Side note: Do not ever buy links unless you want to be black-listed by Google.

Advice: Be patient.


I will say I have gotten some great pitches via email – they aren’t all bad. I will respond back to legit inquiries when I get them, so if you are reading this and are interested in a possible guest post, please do contact me. Just make sure to avoid the list of things above 😉


Now it’s your turn – what do people need to avoid doing in their email pitches to you?

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Mandy Edwards

Owner/Social Media Strategist at ME Marketing Services
Mandy is the founder of ME Marketing Services, a social marketing company located in Statesboro, Georgia. A proud graduate of the Terry College of Business at the University of Georgia she has a thorough marketing background of over 15+ years covering sales, event planning, local store marketing, advertising and now social media.In the fall you can find her along with her family at Sanford Stadium cheering on their beloved Georgia Bulldogs. Mandy has been mentioned in Forbes and Crain's Chicago Business, named to the Statesboro Herald's Top 20 under 40, has been ranked as a Top 100 Social Media Power Influencer by StatSocial and is a Sprout Social All-Star Elite. In 2016 she was recognized as a member of the University of Georgia's top 40 Under 40 Alumni.
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  • &ThenSome

    This has to be one of the most encouraging posts I have ever read to start promoting my ideas more. Aside from the errors you pointed out in the article, none of these people seem to convince you they can write an entire article in the first place. If you can’t put together an email that points out you’ve actually read the blog, understand basic grammar, and elementary communication skills, you can’t blame people for getting suspicious about your actual article.

    Now I sound kind of snobby, but I can hardly distinguish between the emails you have displayed and whatever lands in my spam filter tomorrow.

    Thanks for implying how it should be done, and when I get more familiar with your blog and have a genius idea for a guest post, I’ll be everything you wanted 🙂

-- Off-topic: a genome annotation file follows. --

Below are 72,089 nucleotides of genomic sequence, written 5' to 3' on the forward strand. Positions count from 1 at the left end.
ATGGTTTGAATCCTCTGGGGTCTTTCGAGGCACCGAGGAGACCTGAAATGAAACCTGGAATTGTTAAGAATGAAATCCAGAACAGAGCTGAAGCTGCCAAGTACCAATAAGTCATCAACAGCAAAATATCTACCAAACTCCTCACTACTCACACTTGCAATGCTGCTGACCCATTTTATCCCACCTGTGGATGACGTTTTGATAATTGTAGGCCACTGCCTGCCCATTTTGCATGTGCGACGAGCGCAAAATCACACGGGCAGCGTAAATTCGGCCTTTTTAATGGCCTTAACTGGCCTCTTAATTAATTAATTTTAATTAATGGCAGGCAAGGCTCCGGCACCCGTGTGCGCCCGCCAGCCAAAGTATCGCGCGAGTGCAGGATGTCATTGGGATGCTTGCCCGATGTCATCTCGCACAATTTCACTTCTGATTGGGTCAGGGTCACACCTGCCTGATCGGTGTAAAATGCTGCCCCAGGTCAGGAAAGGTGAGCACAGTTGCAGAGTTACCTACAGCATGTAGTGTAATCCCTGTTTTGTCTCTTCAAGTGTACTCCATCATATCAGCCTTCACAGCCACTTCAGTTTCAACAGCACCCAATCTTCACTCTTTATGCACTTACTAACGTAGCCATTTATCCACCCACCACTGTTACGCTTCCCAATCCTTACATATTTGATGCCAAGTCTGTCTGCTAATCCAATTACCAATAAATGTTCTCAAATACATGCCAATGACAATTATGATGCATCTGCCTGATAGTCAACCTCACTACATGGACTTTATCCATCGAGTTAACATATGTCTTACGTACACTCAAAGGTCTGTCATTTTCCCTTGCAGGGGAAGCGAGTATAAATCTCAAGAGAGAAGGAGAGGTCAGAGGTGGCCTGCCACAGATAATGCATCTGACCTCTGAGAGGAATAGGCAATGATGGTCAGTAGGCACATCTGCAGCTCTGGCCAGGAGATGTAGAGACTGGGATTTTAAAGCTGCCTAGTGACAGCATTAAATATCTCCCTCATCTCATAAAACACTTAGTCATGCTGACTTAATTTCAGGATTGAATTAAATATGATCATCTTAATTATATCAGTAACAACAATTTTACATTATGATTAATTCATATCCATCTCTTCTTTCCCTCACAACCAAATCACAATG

• Thanks! I was cleaning out the inbox and just couldn’t believe some of the messages that were in there!

  • Great points, Mandy. I have received similar pitches with these all too familiar errors. I am particularly grated by the salutation, “Hey, Folks!” But at least I know that pitch went out to multiple writers. The ones that really bug me are the pitches that seem exclusive, but after I do the work and due diligence of crafting my missive and making it my own, I only discover the original story idea cut and pasted on another website.

    • Thanks JR! With most of those, I honestly doubt they are “exclusive.”

  • Great article, Mandy. Let me add to your list, don’t insult me in your pitch. I got one this week that said they had noticed I was not posting as often as I could, and since I was apparently too lazy to write they would be happy to provide me with relevant material. As you might imagine, it didn’t even warrant a reply.

    • Thanks Marie! I get those same emails as well and they quickly get deleted. Insulting a person isn’t the best way to make a first impression!

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  • PhilippaWillitts

    For me, even worse than the generic greeting (when they can’t be bothered to find my name) is getting Dear Sir. At least get my gender right!